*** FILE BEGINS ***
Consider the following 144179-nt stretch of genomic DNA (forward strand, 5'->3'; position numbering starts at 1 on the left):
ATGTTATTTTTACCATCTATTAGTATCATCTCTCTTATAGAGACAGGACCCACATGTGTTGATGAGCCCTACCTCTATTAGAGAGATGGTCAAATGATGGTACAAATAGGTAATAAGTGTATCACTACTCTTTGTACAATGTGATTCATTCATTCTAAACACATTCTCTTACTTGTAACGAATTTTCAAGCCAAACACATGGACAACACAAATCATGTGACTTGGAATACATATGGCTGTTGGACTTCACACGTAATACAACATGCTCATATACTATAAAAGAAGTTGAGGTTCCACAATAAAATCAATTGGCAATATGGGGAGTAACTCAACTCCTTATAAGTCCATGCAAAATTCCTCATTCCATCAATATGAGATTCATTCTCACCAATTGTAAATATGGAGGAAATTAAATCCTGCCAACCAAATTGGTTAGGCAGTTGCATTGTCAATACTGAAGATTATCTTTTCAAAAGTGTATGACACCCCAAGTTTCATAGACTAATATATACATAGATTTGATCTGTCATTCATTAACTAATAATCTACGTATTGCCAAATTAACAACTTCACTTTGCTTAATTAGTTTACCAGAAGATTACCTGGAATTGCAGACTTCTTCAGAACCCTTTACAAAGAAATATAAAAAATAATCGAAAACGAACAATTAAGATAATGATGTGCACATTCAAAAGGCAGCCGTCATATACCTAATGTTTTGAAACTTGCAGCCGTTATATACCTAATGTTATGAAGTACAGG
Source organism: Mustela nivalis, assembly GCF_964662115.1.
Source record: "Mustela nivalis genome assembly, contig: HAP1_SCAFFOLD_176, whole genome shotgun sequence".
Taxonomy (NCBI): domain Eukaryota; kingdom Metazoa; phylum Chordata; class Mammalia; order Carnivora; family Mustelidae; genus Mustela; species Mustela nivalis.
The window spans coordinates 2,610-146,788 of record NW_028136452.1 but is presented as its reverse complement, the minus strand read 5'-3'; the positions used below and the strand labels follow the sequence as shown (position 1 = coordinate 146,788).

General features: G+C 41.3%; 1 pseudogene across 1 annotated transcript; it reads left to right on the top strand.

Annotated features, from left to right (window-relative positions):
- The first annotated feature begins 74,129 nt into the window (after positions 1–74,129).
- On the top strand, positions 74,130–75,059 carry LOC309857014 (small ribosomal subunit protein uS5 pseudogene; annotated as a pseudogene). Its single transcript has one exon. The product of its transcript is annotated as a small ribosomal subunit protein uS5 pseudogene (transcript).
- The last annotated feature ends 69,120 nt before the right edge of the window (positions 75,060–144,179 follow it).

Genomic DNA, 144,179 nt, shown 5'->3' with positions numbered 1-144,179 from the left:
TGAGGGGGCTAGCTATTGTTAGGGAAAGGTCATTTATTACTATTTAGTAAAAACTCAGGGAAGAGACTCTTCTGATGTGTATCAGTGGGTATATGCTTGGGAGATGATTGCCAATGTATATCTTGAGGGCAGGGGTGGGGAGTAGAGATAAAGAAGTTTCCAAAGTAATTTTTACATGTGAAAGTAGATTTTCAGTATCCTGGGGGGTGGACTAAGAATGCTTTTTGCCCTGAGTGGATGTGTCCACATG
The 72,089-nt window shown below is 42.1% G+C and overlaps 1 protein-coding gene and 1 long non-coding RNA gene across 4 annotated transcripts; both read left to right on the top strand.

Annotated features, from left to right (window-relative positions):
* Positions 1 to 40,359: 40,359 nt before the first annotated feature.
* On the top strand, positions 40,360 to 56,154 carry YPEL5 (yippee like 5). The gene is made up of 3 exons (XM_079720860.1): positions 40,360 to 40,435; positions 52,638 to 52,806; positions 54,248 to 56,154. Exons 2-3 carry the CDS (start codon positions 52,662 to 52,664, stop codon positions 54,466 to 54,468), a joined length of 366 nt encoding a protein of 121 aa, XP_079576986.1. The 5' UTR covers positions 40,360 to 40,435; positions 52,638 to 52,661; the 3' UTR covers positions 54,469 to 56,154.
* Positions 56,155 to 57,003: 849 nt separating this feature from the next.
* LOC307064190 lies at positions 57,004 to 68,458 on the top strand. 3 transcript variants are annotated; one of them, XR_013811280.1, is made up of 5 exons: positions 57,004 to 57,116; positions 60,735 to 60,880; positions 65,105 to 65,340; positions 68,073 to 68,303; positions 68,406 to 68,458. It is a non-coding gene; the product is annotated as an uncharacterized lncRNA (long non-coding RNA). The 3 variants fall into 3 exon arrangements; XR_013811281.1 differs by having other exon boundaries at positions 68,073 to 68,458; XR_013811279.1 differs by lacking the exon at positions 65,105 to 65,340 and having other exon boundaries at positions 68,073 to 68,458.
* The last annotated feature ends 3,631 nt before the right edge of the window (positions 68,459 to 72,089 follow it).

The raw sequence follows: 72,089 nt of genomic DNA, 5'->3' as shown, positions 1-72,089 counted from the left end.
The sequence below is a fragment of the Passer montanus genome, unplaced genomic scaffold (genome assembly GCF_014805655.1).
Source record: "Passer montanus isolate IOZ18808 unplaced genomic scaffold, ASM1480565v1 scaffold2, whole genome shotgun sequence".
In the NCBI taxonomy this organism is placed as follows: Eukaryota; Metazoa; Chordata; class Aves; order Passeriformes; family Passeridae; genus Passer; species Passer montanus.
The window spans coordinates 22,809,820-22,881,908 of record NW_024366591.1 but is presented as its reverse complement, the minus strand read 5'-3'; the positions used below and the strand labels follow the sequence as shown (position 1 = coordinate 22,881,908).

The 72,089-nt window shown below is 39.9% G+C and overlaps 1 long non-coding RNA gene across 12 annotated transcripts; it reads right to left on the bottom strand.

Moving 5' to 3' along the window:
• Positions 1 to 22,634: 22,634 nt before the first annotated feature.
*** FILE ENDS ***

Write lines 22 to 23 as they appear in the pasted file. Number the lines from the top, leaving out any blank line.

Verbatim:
The sequence below is a fragment of the Passer montanus genome, unplaced genomic scaffold (genome assembly GCF_014805655.1).
Source record: "Passer montanus isolate IOZ18808 unplaced genomic scaffold, ASM1480565v1 scaffold2, whole genome shotgun sequence".